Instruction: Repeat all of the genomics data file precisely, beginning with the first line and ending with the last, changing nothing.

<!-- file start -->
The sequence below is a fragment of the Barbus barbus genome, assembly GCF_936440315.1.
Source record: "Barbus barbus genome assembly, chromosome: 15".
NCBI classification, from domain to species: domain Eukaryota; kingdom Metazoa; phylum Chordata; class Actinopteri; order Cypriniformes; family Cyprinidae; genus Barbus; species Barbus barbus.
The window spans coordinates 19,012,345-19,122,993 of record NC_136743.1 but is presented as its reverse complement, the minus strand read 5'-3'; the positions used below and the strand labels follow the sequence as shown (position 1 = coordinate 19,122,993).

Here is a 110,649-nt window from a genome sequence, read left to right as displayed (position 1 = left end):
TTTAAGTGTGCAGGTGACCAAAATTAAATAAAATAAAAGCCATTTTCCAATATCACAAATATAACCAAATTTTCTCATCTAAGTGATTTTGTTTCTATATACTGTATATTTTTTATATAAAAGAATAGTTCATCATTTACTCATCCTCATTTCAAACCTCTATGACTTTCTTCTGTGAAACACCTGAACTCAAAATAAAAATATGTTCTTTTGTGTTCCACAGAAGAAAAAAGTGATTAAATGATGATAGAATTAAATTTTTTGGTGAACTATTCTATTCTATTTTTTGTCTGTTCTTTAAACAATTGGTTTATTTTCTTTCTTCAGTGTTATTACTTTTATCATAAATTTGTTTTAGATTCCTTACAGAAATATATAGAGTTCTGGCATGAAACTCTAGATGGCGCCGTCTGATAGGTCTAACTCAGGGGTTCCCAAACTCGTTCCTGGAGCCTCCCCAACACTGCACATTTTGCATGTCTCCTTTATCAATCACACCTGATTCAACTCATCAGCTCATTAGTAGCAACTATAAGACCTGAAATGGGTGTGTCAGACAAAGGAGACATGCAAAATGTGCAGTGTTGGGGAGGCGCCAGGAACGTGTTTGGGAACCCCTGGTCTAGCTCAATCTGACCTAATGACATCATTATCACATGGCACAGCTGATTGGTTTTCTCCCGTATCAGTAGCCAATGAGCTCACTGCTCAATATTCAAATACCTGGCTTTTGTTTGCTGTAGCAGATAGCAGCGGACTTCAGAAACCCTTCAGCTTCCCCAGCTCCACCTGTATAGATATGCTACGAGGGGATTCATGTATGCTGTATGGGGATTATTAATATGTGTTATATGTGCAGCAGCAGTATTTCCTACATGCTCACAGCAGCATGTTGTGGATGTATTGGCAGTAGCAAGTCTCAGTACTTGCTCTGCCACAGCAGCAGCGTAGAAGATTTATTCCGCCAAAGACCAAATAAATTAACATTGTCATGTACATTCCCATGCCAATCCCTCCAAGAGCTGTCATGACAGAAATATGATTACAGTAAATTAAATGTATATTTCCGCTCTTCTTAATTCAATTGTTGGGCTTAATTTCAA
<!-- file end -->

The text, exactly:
The sequence below is a fragment of the Barbus barbus genome, assembly GCF_936440315.1.
Source record: "Barbus barbus genome assembly, chromosome: 15".
NCBI classification, from domain to species: domain Eukaryota; kingdom Metazoa; phylum Chordata; class Actinopteri; order Cypriniformes; family Cyprinidae; genus Barbus; species Barbus barbus.
The window spans coordinates 19,012,345-19,122,993 of record NC_136743.1 but is presented as its reverse complement, the minus strand read 5'-3'; the positions used below and the strand labels follow the sequence as shown (position 1 = coordinate 19,122,993).

Here is a 110,649-nt window from a genome sequence, read left to right as displayed (position 1 = left end):
TTTAAGTGTGCAGGTGACCAAAATTAAATAAAATAAAAGCCATTTTCCAATATCACAAATATAACCAAATTTTCTCATCTAAGTGATTTTGTTTCTATATACTGTATATTTTTTATATAAAAGAATAGTTCATCATTTACTCATCCTCATTTCAAACCTCTATGACTTTCTTCTGTGAAACACCTGAACTCAAAATAAAAATATGTTCTTTTGTGTTCCACAGAAGAAAAAAGTGATTAAATGATGATAGAATTAAATTTTTTGGTGAACTATTCTATTCTATTTTTTGTCTGTTCTTTAAACAATTGGTTTATTTTCTTTCTTCAGTGTTATTACTTTTATCATAAATTTGTTTTAGATTCCTTACAGAAATATATAGAGTTCTGGCATGAAACTCTAGATGGCGCCGTCTGATAGGTCTAACTCAGGGGTTCCCAAACTCGTTCCTGGAGCCTCCCCAACACTGCACATTTTGCATGTCTCCTTTATCAATCACACCTGATTCAACTCATCAGCTCATTAGTAGCAACTATAAGACCTGAAATGGGTGTGTCAGACAAAGGAGACATGCAAAATGTGCAGTGTTGGGGAGGCGCCAGGAACGTGTTTGGGAACCCCTGGTCTAGCTCAATCTGACCTAATGACATCATTATCACATGGCACAGCTGATTGGTTTTCTCCCGTATCAGTAGCCAATGAGCTCACTGCTCAATATTCAAATACCTGGCTTTTGTTTGCTGTAGCAGATAGCAGCGGACTTCAGAAACCCTTCAGCTTCCCCAGCTCCACCTGTATAGATATGCTACGAGGGGATTCATGTATGCTGTATGGGGATTATTAATATGTGTTATATGTGCAGCAGCAGTATTTCCTACATGCTCACAGCAGCATGTTGTGGATGTATTGGCAGTAGCAAGTCTCAGTACTTGCTCTGCCACAGCAGCAGCGTAGAAGATTTATTCCGCCAAAGACCAAATAAATTAACATTGTCATGTACATTCCCATGCCAATCCCTCCAAGAGCTGTCATGACAGAAATATGATTACAGTAAATTAAATGTATATTTCCGCTCTTCTTAATTCAATTGTTGGGCTTAATTTCAA